7 March 2015

My Dear Bessie by Simon Garfield, Chris Barker and Bessie Moore

Hey everyone,


This last week I’ve taken a break from reading Romance and have instead become absorbed with My Dear Bessie, a non-fiction book edited by Simon Garfield. I was draw this this book because it contains some of the five-hundred plus letters exchanged by Chris Barker and Bessie Moore during the course of WWII.

The book:

In September 1943, a twenty-nine-year-old postal clerk from North London named Chris Barker found a spare hour to write to a work colleague named Bessie Moore. His letter was innocent enough, but Bessie's response was unexpectedly enthusiastic. By their third exchange, it was clear to both of them they had ignited a passion that would not easily be extinguished. Within a few months, the couple had agreed to marry.

But there were complications, such as not actually seeing each other. Barker was serving as a signalman in North Africa during the war, and their passionate romance through the mail would have to survive three years of unusual obstacles, including ruined cities, enemy capture, disdain from friends and the army censor. The couple exchanged more than 500 letters, and this book distils the most alluring, compelling and heartwarming. 

My thoughts:

I loved reading My Dear Bessie for the romance it contained, for the way it humanised the War experience and for the glimpse it offers the reader into the past. When Chris and Bessie first start corresponding they are merely friends and yet it was Bessie’s first crucial reply that would change both of their lives forever.

‘I was quite OK before I got your first letter. I was rational, objective. But now that you have my ear – I must give you my heart as well! No doubt it is wrong, certainly it is indiscreet, to blurt out such things when the future laughs that only presents conditions make me like this. But I am like this.’

Due to practical reasons explained in the books introduction the majority of the letters in My Dear Bessie are written by Chris and yet the reader is able to gain such an insight in to both Chris and Bessie’s personalities. Both are strong Labour supporters; Chris leans heavily towards Socialism even during the Greece occupation and Bessie helps Labour with the 1945 election. They are pragmatic yet romantic, youthful yet mature, unconventional yet traditional.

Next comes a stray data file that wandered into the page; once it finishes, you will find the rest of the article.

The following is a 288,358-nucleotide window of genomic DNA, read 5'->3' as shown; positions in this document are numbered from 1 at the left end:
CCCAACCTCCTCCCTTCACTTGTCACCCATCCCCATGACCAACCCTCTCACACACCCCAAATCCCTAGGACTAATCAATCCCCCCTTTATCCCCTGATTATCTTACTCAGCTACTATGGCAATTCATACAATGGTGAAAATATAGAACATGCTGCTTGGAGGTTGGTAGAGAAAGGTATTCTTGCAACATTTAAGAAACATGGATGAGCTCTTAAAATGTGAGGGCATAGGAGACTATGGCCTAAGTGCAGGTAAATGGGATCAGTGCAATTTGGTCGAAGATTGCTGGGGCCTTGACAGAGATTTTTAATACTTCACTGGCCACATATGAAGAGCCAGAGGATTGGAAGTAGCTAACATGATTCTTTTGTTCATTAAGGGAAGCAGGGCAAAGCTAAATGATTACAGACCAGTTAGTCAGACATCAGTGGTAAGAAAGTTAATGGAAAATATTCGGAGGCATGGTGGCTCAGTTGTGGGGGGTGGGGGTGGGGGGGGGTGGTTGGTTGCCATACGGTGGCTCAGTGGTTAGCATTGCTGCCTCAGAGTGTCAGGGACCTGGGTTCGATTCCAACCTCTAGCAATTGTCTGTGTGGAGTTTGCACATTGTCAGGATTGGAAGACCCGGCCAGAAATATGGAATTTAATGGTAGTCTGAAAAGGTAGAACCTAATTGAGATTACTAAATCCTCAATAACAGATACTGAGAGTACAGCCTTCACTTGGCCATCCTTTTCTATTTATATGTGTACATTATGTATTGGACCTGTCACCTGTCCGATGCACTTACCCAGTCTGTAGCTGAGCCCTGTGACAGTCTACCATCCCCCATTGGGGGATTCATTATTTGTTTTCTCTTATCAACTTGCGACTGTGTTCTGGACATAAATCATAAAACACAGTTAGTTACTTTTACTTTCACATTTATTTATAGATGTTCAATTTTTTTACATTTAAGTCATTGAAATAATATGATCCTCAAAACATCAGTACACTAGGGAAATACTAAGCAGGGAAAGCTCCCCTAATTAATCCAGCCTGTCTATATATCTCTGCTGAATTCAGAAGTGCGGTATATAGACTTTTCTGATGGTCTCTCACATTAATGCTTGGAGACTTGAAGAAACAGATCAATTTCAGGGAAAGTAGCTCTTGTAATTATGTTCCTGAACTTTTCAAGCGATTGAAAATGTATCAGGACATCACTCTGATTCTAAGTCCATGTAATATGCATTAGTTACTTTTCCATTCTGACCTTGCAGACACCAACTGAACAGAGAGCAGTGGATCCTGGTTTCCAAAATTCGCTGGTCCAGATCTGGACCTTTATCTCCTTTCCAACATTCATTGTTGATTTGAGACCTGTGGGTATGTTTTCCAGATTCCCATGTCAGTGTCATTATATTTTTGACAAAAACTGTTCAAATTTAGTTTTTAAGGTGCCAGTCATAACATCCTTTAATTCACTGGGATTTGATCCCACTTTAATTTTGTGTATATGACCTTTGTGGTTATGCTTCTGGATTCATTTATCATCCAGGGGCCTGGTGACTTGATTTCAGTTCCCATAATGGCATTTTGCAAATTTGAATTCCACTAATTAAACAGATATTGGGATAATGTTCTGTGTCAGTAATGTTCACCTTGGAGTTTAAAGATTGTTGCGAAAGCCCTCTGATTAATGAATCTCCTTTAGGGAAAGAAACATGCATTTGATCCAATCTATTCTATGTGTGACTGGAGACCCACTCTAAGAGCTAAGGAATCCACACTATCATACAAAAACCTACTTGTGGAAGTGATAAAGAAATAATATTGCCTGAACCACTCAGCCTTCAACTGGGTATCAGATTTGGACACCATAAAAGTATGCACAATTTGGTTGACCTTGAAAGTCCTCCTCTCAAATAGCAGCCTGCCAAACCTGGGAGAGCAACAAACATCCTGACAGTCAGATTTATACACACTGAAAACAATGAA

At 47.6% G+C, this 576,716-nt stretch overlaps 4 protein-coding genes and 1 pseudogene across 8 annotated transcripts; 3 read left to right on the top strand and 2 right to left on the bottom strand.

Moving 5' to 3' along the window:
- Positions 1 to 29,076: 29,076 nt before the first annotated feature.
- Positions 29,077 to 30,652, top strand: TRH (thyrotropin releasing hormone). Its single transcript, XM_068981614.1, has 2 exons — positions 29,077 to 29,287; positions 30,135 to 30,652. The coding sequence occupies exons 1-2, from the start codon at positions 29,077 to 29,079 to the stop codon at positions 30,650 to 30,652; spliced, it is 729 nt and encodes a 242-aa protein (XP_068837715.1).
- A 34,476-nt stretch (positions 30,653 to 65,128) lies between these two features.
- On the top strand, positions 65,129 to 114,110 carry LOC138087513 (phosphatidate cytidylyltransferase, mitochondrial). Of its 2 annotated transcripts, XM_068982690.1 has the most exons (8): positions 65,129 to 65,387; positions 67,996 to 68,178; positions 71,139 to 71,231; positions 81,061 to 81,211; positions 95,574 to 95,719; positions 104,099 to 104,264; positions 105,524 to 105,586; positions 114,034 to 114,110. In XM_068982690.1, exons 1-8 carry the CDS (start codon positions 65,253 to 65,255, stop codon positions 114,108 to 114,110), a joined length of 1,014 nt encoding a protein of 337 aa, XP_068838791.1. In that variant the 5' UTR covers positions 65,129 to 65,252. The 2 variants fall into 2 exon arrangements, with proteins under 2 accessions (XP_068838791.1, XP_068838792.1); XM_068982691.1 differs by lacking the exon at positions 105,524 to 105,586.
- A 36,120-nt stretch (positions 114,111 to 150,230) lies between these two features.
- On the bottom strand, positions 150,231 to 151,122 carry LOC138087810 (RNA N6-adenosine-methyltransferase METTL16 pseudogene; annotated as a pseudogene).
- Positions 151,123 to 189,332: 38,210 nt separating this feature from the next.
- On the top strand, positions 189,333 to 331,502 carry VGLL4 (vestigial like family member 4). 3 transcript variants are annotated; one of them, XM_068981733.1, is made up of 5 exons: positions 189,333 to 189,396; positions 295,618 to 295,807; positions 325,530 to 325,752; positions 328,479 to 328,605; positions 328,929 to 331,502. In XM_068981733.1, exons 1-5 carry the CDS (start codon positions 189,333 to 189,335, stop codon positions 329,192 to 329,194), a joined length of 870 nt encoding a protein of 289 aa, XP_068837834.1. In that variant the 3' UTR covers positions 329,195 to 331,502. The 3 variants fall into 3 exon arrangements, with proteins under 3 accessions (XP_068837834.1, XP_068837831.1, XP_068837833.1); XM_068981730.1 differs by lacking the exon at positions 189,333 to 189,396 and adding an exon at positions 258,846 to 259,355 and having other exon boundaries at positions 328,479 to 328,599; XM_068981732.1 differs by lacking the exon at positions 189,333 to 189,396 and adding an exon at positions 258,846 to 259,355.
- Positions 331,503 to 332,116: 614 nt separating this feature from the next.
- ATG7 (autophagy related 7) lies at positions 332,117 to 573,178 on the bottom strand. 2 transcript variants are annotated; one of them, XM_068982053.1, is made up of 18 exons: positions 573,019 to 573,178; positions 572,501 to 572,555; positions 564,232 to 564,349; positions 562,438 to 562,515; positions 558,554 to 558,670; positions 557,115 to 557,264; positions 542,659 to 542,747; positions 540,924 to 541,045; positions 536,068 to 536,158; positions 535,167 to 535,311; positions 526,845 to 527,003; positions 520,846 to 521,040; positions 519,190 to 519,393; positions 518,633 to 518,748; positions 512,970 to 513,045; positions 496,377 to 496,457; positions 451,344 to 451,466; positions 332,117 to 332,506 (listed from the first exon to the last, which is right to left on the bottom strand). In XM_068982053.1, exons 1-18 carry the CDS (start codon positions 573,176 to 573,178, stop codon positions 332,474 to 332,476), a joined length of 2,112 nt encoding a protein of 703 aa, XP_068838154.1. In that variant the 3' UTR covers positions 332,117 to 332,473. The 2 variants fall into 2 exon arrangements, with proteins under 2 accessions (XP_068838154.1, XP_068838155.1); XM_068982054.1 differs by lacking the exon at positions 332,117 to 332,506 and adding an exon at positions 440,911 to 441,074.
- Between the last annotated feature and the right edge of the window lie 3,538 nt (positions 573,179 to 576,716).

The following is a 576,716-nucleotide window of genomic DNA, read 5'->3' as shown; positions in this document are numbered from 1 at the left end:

Although the War is an ever-present backdrop to their relationship, it was interesting to see that they had similar concerns to modern couples. For example Bessie worries during one letter that Chris will not love her any more as she has had her molars taken out. In response Chris replies:

‘You do want me to tell you, here, that I love you though you be molar-less? I do!’

Like any courting couple they send gifts and trinkets to each other, with Chris in particular sending Bessie fruits and nuts during his time in Italy and Greece. Likewise Bessie keeps Chris up-to-date with the political developments back home, sending him newspaper articles and clippings of interest.

We, the reader, are able to watch as the tone of their letter changes, something particularly noticeable after the couples two meetings. These meetings affirm their love and commitment to each other, and yet it also makes the physical separation harder.

‘Don’t hold out on me. Let me have you, every bit of you that I can. You are wonderful.’

Towards the end of the War Chris starts to question the affect it will have had on his fellow soldiers, whether they will able to return to civilian life unburdened by their experience. Arguably it was his love for Bessie that kept him grounded as it allowed him to imagine a home and a life beyond the war. It gave him something to return to, something to hope for that perhaps some of the younger soldiers lacked.

Overall this was a wonderful book and I would highly recommend it to anyone. Allow yourself to be swept away by Chris and Bessie’s love for each other.

My rating:
Happy reading everyone and see you next time!